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History Now: Peyton Manning Claims All-Time Passing Record

Peyton Manning (Getty Images)

Peyton Manning (Getty Images)

On November 15, 2015 in Denver, Colorado the Denver Broncos Quarterback Peyton Manning made NFL history yet again.  During the Kansas City Chiefs VS Denver Broncos game Manning completed a 4-yard pass early in the first quarter.  This 4-yard pass put Manning at 71,838 yards passing for his career and set the new record for that category.

Peyton Manning passed the previous record holder Brett Favre.  Manning also has an opportunity to pass Favre in another category as well, all-time regular-season wins at 186.  Manning will have 187 regular season wins with his next victory.

The 1933 NFL Championship Game: “The First NFL Playoff Game”

Nothing is more exciting in any professional sport than a playoff game. American’s have enjoyed the NFL playoffs for eight decades. Since the NFL’s inception there have been over 500 playoff games. That tradition did not start in 1920 with the league’s inception.  From 1920-1923 the NFL Champion was voted by the team owners.  During the 1924-1932 seasons the Championship was won by the team with the best record (win percentage) at the end of the season.

The 1932 season was the final season before a Championship Game was instituted.  The final game of the ’32 season was technically a “playoff” game. The Chicago Bears (6-1-6) and the Portsmouth Spartans (6-1-4) shared the league’s best win percentage of .857.  To settle the tie an addition game was played between the two teams. The Bears were victorious in that final contest by a score of 9-0 over the Spartans. This game was recorded as a regular season game in the record books for both teams.

At the conclusion of the the 1932 season the NFL decided that a Championship game would take place at the end of every season. The two teams holding the best record in their division (Eastern and Western) would face each other to determine a champion. Thus began what we now know as the NFL Playoffs.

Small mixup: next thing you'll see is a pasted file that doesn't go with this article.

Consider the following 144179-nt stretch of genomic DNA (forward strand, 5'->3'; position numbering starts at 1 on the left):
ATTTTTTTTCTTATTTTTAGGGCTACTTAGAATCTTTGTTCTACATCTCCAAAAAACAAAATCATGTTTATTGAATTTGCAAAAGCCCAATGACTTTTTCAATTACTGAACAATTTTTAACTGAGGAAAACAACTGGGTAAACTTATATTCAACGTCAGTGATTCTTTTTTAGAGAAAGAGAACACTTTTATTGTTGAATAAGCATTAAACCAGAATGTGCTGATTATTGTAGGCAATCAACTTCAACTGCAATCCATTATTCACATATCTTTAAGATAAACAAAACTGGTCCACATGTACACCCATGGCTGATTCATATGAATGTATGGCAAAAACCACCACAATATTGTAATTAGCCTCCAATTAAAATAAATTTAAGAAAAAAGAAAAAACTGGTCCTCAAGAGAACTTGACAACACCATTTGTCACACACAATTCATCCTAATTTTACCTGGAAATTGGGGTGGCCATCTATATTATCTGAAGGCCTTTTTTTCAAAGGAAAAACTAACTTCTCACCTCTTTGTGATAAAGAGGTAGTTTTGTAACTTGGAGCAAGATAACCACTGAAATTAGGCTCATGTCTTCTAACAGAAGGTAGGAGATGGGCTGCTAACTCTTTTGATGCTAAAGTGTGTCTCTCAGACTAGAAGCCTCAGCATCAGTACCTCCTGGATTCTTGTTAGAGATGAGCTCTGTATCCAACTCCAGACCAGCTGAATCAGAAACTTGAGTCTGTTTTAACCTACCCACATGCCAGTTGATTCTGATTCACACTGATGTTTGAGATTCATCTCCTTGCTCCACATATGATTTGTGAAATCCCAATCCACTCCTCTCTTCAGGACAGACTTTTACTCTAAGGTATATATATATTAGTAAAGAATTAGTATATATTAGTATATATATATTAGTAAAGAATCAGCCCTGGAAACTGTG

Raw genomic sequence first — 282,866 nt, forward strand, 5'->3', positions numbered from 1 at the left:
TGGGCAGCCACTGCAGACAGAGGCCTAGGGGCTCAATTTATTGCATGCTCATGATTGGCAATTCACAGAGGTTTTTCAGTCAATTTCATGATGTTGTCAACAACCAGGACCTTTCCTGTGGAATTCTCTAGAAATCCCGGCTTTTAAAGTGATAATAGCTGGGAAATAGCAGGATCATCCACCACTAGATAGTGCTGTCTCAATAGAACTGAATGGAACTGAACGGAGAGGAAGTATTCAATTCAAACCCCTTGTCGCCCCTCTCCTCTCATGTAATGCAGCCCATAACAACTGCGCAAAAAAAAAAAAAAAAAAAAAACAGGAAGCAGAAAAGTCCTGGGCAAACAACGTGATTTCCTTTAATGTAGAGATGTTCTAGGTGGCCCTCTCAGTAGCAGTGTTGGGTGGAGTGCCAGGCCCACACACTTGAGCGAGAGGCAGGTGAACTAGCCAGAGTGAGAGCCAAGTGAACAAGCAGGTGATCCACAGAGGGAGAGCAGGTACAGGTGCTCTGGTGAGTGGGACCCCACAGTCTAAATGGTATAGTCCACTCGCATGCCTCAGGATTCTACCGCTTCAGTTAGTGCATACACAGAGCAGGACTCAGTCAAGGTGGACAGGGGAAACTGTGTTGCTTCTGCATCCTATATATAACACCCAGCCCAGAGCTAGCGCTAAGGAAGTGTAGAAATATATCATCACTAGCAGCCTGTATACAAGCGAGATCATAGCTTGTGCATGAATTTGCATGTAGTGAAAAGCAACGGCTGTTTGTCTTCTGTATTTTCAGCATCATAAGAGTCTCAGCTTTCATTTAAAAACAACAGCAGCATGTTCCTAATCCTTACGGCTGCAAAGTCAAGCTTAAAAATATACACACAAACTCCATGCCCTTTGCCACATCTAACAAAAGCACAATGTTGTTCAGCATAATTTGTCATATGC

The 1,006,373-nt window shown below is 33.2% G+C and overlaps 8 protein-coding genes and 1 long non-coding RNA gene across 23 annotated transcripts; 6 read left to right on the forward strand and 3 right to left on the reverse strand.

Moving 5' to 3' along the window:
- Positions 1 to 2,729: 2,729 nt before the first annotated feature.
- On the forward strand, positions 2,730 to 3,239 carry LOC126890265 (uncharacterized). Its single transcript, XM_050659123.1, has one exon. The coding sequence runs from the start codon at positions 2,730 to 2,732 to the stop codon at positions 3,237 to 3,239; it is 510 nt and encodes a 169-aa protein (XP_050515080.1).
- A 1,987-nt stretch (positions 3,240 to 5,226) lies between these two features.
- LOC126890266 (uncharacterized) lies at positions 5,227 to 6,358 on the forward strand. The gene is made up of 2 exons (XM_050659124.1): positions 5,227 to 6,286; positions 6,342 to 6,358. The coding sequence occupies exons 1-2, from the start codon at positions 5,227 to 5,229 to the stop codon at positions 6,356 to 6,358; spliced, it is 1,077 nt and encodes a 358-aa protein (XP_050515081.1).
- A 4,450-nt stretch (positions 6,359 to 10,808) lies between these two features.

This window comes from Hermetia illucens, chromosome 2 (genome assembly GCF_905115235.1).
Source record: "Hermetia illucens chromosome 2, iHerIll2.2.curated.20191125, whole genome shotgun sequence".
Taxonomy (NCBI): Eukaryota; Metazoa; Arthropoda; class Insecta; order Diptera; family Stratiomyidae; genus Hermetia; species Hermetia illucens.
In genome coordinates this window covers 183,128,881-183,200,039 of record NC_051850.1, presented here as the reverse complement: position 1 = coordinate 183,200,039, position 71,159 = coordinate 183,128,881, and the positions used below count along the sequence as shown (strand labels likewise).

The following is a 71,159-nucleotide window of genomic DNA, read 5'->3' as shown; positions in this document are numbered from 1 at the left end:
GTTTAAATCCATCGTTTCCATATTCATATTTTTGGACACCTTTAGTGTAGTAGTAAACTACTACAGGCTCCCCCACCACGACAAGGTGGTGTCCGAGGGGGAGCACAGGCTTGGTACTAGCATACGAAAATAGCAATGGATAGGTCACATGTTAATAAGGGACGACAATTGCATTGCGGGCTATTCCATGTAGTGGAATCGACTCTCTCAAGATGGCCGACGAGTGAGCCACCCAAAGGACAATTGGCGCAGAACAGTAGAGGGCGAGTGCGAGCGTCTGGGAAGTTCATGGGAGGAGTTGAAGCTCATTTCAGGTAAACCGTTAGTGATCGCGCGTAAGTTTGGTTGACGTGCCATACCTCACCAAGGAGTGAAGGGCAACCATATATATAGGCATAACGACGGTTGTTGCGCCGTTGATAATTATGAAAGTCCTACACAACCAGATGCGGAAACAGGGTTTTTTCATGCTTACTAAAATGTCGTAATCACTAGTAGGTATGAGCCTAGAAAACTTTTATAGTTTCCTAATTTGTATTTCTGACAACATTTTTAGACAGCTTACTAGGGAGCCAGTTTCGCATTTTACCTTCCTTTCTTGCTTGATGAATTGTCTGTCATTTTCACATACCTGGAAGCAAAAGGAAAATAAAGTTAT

The 1933 NFL Championship Game played at Wrigley Field in Chicago. (Getty)

The 1933 NFL Championship Game played at Wrigley Field in Chicago. (Getty)

On December 17,1933 at Wrigley Field in Chicago, IL the first NFL Championship Game took place. The Western Division’s Chicago Bears (10-2-1) went to battle with the Eastern Division’s New York Giants (11-3). This game featured two of the NFL’s all-time greats, Red Grange and Bronco Nagurski both playing for the Bears.

The Bears drew first blood with a Jack Manders 16-yard field goal in the 1st quarter. In the 2nd quarter the Bears would receive another field goal from Manders, while the Giants QB Harry Newman threw a 29-yard touchdown pass to Red Badgro. The Giants led 7-6 going into halftime.

When the second half began the Bears would retake the lead with another Manders field goal. The Giants quickly responded with a 1-yard touchdown run by Max Krause, the Giants now held the lead by a score of 14-09. The Bears scored their first touchdown of the game Bronco Nagurski touchdown pass to Bill Karr before the 3rd quarter concluded.

The 4th and final quarter began with the Bears holding a 16-14 lead over the Giants. The lead would change early in the final quarter when the Giants QB Harry Newman completed his second touchdown pass for the day to Ken Strong to take a 21-16 lead. The Bears came through in the final two minutes to take the lead and the win with a Bill Karr 19-yard touchdown reception. The Bears defeated the Giants 23-21 on that day. The Bears became the first NFL team to capture a championship via a “playoff” game.

Many people debated whether the first NFL game was in 1932, 1933 of 1967. The 1932 game was not officially scored as a “playoff” game while the 1933 game was. The semifinal playoff games did not begin until the 1967 season so some consider it to be the first season with a playoff. I feel that the 1933 game was a playoff game and has even officially been regarded as that by the NFL. With that being said, the first ever NFL Championship game was the first playoff game ever.

The 1994 MLB Players Strike: The 20th Anniversary